An Everyday Book Every Day

My friend Chantal sent me and Oliver and lovely, ornately-crafted letter earlier this week, wrapped in an envelope of her own creation. I turned around and turned the envelope into a book and mailed it back to her. It wasn’t a Big Important Project, it was an end of the day “I’ve had too much coffee and have too much unused creativity” project. I loved it.

I read someone a few weeks ago reflecting on their work, and they mentioned taking maximum advantage of the “golden hour.” In photography and film this is the time, around twilight, when you can take photos like this (Boston, MA, 6:35 p.m., April 6, 2019):

Golden Hour photo taken April 2019 in the Boston Seaport

In work, and creativity, though, the golden hour doesn’t need to align with the sun: it can be any time of the day when conditions are ripe for maximum creativity. 

Upon finding this hour–I’ve a sneaking suspicion that for me it’s the first hour I’m in the shop every morning–and then using it for something other than catching up on email, prioritizing my ticket queue, and generally entering the QEW of frenetic work life seems key to establishing a healthy creative practice.

So that’s what I’m going to do, for the next while.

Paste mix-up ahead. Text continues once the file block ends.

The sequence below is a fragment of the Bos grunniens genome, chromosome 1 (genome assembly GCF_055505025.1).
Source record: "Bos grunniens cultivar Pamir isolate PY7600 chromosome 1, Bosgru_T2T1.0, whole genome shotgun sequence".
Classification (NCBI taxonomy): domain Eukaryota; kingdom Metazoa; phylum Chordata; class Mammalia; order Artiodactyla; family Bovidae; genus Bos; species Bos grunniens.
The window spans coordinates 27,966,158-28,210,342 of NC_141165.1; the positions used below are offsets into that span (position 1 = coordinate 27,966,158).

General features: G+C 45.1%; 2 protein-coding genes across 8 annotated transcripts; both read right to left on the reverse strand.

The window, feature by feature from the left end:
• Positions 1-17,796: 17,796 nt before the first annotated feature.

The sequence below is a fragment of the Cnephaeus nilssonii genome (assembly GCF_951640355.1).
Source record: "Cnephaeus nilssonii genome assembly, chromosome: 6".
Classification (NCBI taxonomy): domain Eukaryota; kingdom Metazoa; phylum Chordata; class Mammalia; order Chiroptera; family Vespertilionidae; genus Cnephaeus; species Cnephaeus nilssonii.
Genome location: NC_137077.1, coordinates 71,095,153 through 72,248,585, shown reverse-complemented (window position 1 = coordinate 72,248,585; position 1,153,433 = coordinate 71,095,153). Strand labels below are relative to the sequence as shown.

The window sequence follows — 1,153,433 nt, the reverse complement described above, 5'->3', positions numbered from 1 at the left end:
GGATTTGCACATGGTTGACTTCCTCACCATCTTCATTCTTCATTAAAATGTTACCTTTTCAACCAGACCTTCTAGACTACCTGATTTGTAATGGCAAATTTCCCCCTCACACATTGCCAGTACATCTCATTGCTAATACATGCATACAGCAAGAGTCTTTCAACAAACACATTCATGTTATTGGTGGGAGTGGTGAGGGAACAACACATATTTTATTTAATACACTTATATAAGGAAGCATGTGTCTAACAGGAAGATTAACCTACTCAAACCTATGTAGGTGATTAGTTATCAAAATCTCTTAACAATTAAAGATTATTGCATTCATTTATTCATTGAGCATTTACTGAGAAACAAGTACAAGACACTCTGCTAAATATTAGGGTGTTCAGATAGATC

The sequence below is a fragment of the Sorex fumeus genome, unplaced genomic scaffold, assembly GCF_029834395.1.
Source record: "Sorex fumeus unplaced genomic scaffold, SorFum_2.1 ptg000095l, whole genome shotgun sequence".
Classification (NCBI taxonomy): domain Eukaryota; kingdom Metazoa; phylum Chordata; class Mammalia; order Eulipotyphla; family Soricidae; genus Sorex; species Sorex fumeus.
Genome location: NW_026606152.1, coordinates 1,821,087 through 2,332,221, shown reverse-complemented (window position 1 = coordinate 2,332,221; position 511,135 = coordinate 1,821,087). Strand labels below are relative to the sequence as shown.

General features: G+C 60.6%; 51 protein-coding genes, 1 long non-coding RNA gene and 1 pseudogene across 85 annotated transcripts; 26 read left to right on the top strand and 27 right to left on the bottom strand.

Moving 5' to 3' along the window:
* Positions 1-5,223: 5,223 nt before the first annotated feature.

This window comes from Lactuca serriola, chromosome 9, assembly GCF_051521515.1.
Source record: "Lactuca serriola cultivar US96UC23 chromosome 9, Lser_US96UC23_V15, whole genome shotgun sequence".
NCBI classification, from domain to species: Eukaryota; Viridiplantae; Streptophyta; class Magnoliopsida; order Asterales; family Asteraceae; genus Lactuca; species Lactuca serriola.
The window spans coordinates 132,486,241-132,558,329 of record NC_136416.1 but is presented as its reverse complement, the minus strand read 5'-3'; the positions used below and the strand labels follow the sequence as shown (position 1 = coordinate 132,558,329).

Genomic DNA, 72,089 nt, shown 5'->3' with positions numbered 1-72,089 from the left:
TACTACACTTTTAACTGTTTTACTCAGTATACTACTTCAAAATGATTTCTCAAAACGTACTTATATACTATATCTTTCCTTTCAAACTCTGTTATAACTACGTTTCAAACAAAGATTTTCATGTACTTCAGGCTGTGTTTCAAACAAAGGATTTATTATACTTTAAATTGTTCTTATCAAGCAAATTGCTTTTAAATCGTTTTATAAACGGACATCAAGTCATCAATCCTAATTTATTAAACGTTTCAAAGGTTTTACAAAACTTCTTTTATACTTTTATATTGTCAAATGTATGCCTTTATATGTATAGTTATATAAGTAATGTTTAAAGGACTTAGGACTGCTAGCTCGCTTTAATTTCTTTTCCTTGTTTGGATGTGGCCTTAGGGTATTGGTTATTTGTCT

Every morning when I arrive at the shop, I’m going to leave the computer off and make a book.

Not a Big Important Book, but an improvisational see-where-the-wind-blows-me book. Like the one I made for Chantal yesterday. I suspect some will be ugly. Some won’t work. Some will be frustrating. And some will be awesome.

Here’s today’s:

Photo of today's Everyday Book

Photo of today's everyday book, from the back.

Photo of the middle of today's everyday book.

The cover is cut out of a cardboard envelope I received in the mail; the inside papers are pink card stock (which, really, was too heavy for this task, but I love the colour); the cord for the binding is Michael’s hemp beading cord; the twine for the button enclosure is baker’s twine from The Bookmark; the yellow buttons are from the shop button jar. The stitch is a simple pamphlet stitch, the sewing of which was so breezily satisfying after the rigours of the coptic stitch experiments of earlier in the year (here, here).